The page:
My backyard bird feeders are in near constant use during the day now, with a lot of different and new birds.
This past weekend we had five yellow-shafted flickers in our yard at the feeder and eating seed I had spilled on the ground. We normally get the odd one but to have so many at one time was really unusual.
The blackpolls, pine siskin, chickadees, nuthatches and other small birds are fattening up for fall so the trees and berry bushes are full of birds eating, resting, chattering and taking turns at the feeders. The younger birds are not yet in full fall plumage so identifying some of the birds is awfully challenging.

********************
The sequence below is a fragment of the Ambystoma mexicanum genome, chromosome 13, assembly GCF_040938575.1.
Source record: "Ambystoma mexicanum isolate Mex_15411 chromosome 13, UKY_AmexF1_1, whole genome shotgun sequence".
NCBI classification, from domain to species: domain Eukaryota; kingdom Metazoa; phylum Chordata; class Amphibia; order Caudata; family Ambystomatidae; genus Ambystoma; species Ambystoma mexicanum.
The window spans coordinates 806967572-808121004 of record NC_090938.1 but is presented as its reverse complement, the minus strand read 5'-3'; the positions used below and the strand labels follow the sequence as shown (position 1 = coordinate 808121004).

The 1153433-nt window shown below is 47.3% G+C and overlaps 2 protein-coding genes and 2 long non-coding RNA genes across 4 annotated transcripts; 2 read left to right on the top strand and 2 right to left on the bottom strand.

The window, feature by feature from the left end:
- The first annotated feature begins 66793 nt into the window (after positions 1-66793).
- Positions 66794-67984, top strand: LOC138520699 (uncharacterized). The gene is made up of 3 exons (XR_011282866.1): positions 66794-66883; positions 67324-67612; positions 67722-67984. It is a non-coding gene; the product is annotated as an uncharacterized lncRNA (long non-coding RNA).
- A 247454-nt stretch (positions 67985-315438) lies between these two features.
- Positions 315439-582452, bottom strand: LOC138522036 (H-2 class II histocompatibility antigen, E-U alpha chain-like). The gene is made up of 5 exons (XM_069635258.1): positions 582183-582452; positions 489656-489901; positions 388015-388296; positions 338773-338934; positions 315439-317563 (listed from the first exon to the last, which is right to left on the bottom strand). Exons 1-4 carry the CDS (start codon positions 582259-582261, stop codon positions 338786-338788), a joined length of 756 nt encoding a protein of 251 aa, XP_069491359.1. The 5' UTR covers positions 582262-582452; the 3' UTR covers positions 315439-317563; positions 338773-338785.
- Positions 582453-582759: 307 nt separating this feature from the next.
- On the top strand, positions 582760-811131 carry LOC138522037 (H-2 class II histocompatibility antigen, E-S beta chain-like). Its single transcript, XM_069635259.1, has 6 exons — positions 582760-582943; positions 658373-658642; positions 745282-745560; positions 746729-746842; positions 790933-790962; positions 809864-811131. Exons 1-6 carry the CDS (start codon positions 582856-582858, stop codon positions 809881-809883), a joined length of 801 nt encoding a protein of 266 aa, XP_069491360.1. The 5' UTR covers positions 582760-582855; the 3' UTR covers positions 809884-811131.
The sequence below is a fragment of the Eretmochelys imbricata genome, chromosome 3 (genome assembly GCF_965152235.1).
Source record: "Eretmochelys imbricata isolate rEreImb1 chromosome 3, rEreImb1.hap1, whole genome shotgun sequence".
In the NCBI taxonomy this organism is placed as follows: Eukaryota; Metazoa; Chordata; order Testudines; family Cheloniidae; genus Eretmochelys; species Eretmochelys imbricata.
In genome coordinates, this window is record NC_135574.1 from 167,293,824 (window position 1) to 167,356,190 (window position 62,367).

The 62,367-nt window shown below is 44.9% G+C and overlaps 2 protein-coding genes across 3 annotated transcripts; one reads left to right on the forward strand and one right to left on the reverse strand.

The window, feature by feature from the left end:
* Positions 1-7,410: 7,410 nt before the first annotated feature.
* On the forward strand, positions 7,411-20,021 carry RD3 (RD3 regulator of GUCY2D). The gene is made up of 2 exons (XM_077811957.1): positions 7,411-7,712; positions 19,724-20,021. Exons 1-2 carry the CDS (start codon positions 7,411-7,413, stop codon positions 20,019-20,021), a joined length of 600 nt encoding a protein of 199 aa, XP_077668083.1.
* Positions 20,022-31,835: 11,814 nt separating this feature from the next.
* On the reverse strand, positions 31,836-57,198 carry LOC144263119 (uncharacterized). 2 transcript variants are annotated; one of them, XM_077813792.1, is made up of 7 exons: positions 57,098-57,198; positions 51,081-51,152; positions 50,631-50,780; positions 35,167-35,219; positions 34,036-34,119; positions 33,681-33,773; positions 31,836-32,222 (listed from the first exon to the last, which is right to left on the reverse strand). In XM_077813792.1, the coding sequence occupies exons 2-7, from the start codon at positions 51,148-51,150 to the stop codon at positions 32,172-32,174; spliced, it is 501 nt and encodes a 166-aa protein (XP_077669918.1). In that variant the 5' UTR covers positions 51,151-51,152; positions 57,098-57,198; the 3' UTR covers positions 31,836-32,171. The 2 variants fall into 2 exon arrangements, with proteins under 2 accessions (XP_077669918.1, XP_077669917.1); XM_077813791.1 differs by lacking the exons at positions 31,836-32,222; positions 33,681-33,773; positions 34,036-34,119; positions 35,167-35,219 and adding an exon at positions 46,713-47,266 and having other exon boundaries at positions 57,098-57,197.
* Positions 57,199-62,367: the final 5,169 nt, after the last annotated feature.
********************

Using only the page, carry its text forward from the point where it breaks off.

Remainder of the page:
About three weeks ago I stopped at Dry Burrow Burn in southern Saskatchewan to check out an Important Bird Area my daughter and I monitor for piping plovers. I didn’t see a plover but the water levels have receded this year leaving a lot of exposed mudflat so it’s a huge improvement in the habitat for shorebirds. There were sanderlings, godwits, semi-palmated sandpipers, and many other shorebirds stopping to eat to fuel their migration south.
Time of migration depends on many things, length of day, availability of food, weather and so on, but the smaller birds like shorebirds and backyard songbirds seem to leave first, with the larger raptors a bit later, and, after fattening up on farmers’ grain, ducks and geese last to go.
Have you had any unusual sightings lately? Send pix!!
Written by Rick Bates, Executive Director, CWF, in Regina